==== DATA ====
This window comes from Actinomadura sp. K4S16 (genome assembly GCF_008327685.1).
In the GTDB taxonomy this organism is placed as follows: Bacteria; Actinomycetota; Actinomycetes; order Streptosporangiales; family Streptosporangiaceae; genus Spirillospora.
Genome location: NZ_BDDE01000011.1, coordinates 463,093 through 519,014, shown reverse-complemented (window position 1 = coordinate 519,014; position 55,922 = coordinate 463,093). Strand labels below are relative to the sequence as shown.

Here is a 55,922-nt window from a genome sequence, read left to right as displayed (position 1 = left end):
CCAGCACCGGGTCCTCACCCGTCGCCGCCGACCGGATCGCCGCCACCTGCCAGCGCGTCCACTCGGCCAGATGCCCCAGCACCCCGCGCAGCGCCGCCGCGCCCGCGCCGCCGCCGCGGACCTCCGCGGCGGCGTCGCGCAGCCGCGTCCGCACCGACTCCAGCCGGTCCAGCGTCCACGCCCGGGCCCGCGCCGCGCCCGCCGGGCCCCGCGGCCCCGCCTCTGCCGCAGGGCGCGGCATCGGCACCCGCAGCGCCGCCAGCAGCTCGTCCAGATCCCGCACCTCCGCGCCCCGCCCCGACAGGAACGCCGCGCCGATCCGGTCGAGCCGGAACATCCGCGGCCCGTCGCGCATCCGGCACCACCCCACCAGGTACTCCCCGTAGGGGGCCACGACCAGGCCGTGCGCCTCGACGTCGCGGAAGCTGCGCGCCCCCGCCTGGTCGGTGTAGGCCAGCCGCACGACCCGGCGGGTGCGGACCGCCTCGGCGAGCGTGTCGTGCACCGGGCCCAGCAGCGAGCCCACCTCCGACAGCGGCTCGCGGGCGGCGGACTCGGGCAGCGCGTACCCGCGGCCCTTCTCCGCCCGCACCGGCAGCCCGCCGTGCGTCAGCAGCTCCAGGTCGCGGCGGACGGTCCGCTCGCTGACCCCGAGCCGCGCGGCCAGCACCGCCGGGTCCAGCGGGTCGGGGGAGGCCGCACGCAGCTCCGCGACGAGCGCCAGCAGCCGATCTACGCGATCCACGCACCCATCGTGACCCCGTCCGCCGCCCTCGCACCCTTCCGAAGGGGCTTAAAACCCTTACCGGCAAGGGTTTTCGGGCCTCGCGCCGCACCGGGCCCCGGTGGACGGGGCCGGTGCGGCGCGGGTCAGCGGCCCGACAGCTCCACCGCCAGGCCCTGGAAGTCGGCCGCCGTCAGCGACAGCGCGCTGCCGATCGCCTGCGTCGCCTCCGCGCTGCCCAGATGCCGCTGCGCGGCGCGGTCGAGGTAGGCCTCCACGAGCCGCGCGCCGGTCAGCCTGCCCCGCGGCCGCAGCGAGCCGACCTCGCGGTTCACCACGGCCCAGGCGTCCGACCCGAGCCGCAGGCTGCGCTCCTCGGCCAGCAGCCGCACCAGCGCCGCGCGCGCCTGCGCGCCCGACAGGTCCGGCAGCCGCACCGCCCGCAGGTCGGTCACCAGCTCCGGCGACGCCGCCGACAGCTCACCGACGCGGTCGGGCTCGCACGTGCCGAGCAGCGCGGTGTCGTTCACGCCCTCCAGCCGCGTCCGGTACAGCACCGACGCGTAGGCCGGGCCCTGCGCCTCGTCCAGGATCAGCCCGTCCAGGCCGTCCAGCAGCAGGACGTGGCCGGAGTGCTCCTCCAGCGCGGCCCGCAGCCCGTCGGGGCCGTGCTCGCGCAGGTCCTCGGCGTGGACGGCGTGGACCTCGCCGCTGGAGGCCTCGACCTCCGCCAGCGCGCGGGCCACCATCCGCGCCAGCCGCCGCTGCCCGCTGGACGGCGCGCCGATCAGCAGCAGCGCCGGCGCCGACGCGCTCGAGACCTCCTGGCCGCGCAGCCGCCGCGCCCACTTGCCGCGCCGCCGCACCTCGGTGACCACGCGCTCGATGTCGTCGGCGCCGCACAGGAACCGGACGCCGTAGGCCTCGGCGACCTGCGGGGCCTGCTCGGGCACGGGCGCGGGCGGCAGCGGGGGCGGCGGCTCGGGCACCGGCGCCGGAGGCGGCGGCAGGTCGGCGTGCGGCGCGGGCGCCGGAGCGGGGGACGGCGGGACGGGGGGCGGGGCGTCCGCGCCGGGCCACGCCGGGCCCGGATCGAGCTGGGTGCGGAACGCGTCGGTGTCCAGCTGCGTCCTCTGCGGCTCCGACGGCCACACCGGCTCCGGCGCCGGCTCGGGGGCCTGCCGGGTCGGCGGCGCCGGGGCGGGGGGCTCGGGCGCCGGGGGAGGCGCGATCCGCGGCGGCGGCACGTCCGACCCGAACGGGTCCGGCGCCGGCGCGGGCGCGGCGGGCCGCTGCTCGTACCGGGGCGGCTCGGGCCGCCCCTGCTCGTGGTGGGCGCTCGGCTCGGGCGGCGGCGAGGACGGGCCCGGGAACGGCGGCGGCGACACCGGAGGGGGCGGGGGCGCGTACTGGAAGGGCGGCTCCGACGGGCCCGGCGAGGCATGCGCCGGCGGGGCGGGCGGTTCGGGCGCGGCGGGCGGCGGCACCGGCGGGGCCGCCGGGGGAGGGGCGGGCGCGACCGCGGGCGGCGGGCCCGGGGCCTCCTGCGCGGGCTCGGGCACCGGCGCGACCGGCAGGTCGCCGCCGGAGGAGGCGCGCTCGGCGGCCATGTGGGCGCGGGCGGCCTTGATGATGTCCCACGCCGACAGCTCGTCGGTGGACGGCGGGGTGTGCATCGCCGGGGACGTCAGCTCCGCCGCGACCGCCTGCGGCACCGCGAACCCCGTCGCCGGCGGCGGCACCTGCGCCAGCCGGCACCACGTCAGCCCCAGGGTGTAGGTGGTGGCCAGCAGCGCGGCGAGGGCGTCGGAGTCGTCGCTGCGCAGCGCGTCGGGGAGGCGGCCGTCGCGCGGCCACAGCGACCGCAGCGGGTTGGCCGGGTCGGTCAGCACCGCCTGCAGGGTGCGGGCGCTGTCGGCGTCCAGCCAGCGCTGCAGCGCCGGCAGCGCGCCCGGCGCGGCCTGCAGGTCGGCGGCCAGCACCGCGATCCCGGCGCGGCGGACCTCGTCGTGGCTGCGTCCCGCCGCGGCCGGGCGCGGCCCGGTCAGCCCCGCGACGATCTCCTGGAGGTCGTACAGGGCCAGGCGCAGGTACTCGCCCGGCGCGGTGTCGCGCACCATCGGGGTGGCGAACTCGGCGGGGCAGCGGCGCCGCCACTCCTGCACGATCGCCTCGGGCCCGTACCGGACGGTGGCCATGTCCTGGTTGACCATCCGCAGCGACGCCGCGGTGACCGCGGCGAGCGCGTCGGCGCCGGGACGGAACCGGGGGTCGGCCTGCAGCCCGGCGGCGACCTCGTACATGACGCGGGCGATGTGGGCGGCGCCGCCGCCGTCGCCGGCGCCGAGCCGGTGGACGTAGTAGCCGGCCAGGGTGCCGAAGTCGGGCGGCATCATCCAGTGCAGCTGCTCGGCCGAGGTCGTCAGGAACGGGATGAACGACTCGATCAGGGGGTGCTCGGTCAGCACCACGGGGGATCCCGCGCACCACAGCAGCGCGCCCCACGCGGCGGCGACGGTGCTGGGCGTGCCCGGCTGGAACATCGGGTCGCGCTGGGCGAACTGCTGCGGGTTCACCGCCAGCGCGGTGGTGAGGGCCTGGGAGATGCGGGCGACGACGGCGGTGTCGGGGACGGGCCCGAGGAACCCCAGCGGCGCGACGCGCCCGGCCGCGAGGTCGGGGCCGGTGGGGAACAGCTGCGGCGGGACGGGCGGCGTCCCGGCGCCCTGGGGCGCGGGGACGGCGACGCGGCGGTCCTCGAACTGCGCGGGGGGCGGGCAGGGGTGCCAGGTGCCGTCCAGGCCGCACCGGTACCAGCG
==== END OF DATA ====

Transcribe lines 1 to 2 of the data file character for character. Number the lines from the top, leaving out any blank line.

This window comes from Actinomadura sp. K4S16 (genome assembly GCF_008327685.1).
In the GTDB taxonomy this organism is placed as follows: Bacteria; Actinomycetota; Actinomycetes; order Streptosporangiales; family Streptosporangiaceae; genus Spirillospora.